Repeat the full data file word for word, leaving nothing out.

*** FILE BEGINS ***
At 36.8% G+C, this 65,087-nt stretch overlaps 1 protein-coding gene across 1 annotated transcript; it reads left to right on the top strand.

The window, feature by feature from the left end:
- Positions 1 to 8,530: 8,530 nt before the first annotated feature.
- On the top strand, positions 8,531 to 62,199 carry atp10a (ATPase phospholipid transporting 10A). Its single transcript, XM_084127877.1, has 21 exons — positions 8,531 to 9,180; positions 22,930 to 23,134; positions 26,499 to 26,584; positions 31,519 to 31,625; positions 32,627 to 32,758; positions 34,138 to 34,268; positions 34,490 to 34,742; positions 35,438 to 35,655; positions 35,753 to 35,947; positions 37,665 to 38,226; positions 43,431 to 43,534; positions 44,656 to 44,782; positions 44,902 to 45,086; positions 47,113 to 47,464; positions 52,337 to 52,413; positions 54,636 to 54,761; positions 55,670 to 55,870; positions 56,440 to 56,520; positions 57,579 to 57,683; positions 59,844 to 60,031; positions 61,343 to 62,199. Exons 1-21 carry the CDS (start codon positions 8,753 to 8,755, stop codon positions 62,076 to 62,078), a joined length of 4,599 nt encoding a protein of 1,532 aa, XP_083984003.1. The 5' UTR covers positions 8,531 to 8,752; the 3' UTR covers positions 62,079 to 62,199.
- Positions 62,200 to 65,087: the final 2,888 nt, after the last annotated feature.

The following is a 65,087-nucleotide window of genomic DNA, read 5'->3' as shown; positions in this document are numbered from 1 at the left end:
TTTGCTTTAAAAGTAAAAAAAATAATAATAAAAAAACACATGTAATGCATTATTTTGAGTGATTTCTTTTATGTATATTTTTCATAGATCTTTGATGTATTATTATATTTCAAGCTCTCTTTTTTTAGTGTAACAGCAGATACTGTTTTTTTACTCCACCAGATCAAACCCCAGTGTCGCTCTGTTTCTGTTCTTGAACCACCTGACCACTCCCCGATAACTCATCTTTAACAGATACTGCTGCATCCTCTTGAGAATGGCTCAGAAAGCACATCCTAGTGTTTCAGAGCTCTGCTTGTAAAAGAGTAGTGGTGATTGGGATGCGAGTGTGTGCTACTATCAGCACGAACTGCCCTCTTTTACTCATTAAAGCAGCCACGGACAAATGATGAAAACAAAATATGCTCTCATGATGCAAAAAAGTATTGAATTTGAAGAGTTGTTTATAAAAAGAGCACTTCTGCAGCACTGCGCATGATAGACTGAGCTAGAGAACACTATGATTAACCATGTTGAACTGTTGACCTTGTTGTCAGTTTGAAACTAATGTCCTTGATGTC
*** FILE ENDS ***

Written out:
At 36.8% G+C, this 65,087-nt stretch overlaps 1 protein-coding gene across 1 annotated transcript; it reads left to right on the top strand.

The window, feature by feature from the left end:
- Positions 1 to 8,530: 8,530 nt before the first annotated feature.
- On the top strand, positions 8,531 to 62,199 carry atp10a (ATPase phospholipid transporting 10A). Its single transcript, XM_084127877.1, has 21 exons — positions 8,531 to 9,180; positions 22,930 to 23,134; positions 26,499 to 26,584; positions 31,519 to 31,625; positions 32,627 to 32,758; positions 34,138 to 34,268; positions 34,490 to 34,742; positions 35,438 to 35,655; positions 35,753 to 35,947; positions 37,665 to 38,226; positions 43,431 to 43,534; positions 44,656 to 44,782; positions 44,902 to 45,086; positions 47,113 to 47,464; positions 52,337 to 52,413; positions 54,636 to 54,761; positions 55,670 to 55,870; positions 56,440 to 56,520; positions 57,579 to 57,683; positions 59,844 to 60,031; positions 61,343 to 62,199. Exons 1-21 carry the CDS (start codon positions 8,753 to 8,755, stop codon positions 62,076 to 62,078), a joined length of 4,599 nt encoding a protein of 1,532 aa, XP_083984003.1. The 5' UTR covers positions 8,531 to 8,752; the 3' UTR covers positions 62,079 to 62,199.
- Positions 62,200 to 65,087: the final 2,888 nt, after the last annotated feature.

The following is a 65,087-nucleotide window of genomic DNA, read 5'->3' as shown; positions in this document are numbered from 1 at the left end:
TTTGCTTTAAAAGTAAAAAAAATAATAATAAAAAAACACATGTAATGCATTATTTTGAGTGATTTCTTTTATGTATATTTTTCATAGATCTTTGATGTATTATTATATTTCAAGCTCTCTTTTTTTAGTGTAACAGCAGATACTGTTTTTTTACTCCACCAGATCAAACCCCAGTGTCGCTCTGTTTCTGTTCTTGAACCACCTGACCACTCCCCGATAACTCATCTTTAACAGATACTGCTGCATCCTCTTGAGAATGGCTCAGAAAGCACATCCTAGTGTTTCAGAGCTCTGCTTGTAAAAGAGTAGTGGTGATTGGGATGCGAGTGTGTGCTACTATCAGCACGAACTGCCCTCTTTTACTCATTAAAGCAGCCACGGACAAATGATGAAAACAAAATATGCTCTCATGATGCAAAAAAGTATTGAATTTGAAGAGTTGTTTATAAAAAGAGCACTTCTGCAGCACTGCGCATGATAGACTGAGCTAGAGAACACTATGATTAACCATGTTGAACTGTTGACCTTGTTGTCAGTTTGAAACTAATGTCCTTGATGTC